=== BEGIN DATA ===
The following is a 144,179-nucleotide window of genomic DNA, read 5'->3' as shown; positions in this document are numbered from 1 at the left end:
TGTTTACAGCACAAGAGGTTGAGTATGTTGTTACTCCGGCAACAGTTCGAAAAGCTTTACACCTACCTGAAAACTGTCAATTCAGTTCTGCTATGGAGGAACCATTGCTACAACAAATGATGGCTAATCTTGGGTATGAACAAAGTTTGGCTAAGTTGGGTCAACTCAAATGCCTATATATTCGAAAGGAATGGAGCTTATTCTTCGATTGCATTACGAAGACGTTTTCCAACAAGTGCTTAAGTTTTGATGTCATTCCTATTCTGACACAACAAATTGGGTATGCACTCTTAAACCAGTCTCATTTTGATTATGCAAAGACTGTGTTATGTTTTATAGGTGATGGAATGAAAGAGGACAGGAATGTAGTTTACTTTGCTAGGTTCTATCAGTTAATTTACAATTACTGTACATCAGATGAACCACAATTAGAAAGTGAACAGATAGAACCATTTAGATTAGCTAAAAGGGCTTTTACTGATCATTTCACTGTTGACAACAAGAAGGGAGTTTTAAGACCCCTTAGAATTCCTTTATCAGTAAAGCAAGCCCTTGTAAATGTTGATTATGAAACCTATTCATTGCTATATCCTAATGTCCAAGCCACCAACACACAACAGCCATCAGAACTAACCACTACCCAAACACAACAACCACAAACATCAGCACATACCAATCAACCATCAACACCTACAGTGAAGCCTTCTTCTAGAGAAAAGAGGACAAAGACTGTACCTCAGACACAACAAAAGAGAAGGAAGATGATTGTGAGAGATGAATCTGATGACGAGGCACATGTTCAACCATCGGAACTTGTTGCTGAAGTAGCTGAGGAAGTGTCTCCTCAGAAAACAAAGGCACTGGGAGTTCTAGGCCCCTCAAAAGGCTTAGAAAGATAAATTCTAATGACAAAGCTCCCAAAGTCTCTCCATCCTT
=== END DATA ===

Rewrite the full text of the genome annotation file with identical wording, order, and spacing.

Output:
The following is a 144,179-nucleotide window of genomic DNA, read 5'->3' as shown; positions in this document are numbered from 1 at the left end:
TGTTTACAGCACAAGAGGTTGAGTATGTTGTTACTCCGGCAACAGTTCGAAAAGCTTTACACCTACCTGAAAACTGTCAATTCAGTTCTGCTATGGAGGAACCATTGCTACAACAAATGATGGCTAATCTTGGGTATGAACAAAGTTTGGCTAAGTTGGGTCAACTCAAATGCCTATATATTCGAAAGGAATGGAGCTTATTCTTCGATTGCATTACGAAGACGTTTTCCAACAAGTGCTTAAGTTTTGATGTCATTCCTATTCTGACACAACAAATTGGGTATGCACTCTTAAACCAGTCTCATTTTGATTATGCAAAGACTGTGTTATGTTTTATAGGTGATGGAATGAAAGAGGACAGGAATGTAGTTTACTTTGCTAGGTTCTATCAGTTAATTTACAATTACTGTACATCAGATGAACCACAATTAGAAAGTGAACAGATAGAACCATTTAGATTAGCTAAAAGGGCTTTTACTGATCATTTCACTGTTGACAACAAGAAGGGAGTTTTAAGACCCCTTAGAATTCCTTTATCAGTAAAGCAAGCCCTTGTAAATGTTGATTATGAAACCTATTCATTGCTATATCCTAATGTCCAAGCCACCAACACACAACAGCCATCAGAACTAACCACTACCCAAACACAACAACCACAAACATCAGCACATACCAATCAACCATCAACACCTACAGTGAAGCCTTCTTCTAGAGAAAAGAGGACAAAGACTGTACCTCAGACACAACAAAAGAGAAGGAAGATGATTGTGAGAGATGAATCTGATGACGAGGCACATGTTCAACCATCGGAACTTGTTGCTGAAGTAGCTGAGGAAGTGTCTCCTCAGAAAACAAAGGCACTGGGAGTTCTAGGCCCCTCAAAAGGCTTAGAAAGATAAATTCTAATGACAAAGCTCCCAAAGTCTCTCCATCCTT